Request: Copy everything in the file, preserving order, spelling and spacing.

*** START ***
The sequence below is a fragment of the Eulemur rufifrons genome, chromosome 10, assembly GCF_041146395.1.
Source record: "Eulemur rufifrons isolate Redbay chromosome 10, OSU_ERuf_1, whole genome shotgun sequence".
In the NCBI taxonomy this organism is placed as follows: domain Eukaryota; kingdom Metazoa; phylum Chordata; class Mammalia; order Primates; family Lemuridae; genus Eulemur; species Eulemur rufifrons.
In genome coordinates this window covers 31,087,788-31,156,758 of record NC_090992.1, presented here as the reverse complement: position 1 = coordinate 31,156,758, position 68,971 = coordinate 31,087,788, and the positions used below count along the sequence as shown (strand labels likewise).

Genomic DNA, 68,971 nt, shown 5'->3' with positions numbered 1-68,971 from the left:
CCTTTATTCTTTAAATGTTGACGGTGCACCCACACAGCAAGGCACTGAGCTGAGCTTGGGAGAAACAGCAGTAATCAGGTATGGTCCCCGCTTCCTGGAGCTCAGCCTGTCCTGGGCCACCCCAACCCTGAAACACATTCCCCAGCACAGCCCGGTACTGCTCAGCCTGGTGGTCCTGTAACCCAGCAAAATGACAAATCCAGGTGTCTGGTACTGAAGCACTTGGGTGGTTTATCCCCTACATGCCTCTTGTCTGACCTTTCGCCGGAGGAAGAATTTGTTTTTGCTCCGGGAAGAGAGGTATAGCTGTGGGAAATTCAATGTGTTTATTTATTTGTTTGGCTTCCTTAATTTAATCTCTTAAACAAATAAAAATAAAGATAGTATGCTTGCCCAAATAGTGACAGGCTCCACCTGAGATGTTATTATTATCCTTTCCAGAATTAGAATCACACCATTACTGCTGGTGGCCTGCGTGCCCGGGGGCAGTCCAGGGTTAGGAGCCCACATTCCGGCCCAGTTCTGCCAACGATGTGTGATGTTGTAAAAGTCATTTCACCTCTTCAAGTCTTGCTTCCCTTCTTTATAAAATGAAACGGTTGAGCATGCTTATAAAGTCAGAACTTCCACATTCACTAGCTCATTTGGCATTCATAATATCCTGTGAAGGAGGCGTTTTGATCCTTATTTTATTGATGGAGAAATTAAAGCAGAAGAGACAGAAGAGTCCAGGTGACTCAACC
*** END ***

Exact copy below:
The sequence below is a fragment of the Eulemur rufifrons genome, chromosome 10, assembly GCF_041146395.1.
Source record: "Eulemur rufifrons isolate Redbay chromosome 10, OSU_ERuf_1, whole genome shotgun sequence".
In the NCBI taxonomy this organism is placed as follows: domain Eukaryota; kingdom Metazoa; phylum Chordata; class Mammalia; order Primates; family Lemuridae; genus Eulemur; species Eulemur rufifrons.
In genome coordinates this window covers 31,087,788-31,156,758 of record NC_090992.1, presented here as the reverse complement: position 1 = coordinate 31,156,758, position 68,971 = coordinate 31,087,788, and the positions used below count along the sequence as shown (strand labels likewise).

Genomic DNA, 68,971 nt, shown 5'->3' with positions numbered 1-68,971 from the left:
CCTTTATTCTTTAAATGTTGACGGTGCACCCACACAGCAAGGCACTGAGCTGAGCTTGGGAGAAACAGCAGTAATCAGGTATGGTCCCCGCTTCCTGGAGCTCAGCCTGTCCTGGGCCACCCCAACCCTGAAACACATTCCCCAGCACAGCCCGGTACTGCTCAGCCTGGTGGTCCTGTAACCCAGCAAAATGACAAATCCAGGTGTCTGGTACTGAAGCACTTGGGTGGTTTATCCCCTACATGCCTCTTGTCTGACCTTTCGCCGGAGGAAGAATTTGTTTTTGCTCCGGGAAGAGAGGTATAGCTGTGGGAAATTCAATGTGTTTATTTATTTGTTTGGCTTCCTTAATTTAATCTCTTAAACAAATAAAAATAAAGATAGTATGCTTGCCCAAATAGTGACAGGCTCCACCTGAGATGTTATTATTATCCTTTCCAGAATTAGAATCACACCATTACTGCTGGTGGCCTGCGTGCCCGGGGGCAGTCCAGGGTTAGGAGCCCACATTCCGGCCCAGTTCTGCCAACGATGTGTGATGTTGTAAAAGTCATTTCACCTCTTCAAGTCTTGCTTCCCTTCTTTATAAAATGAAACGGTTGAGCATGCTTATAAAGTCAGAACTTCCACATTCACTAGCTCATTTGGCATTCATAATATCCTGTGAAGGAGGCGTTTTGATCCTTATTTTATTGATGGAGAAATTAAAGCAGAAGAGACAGAAGAGTCCAGGTGACTCAACC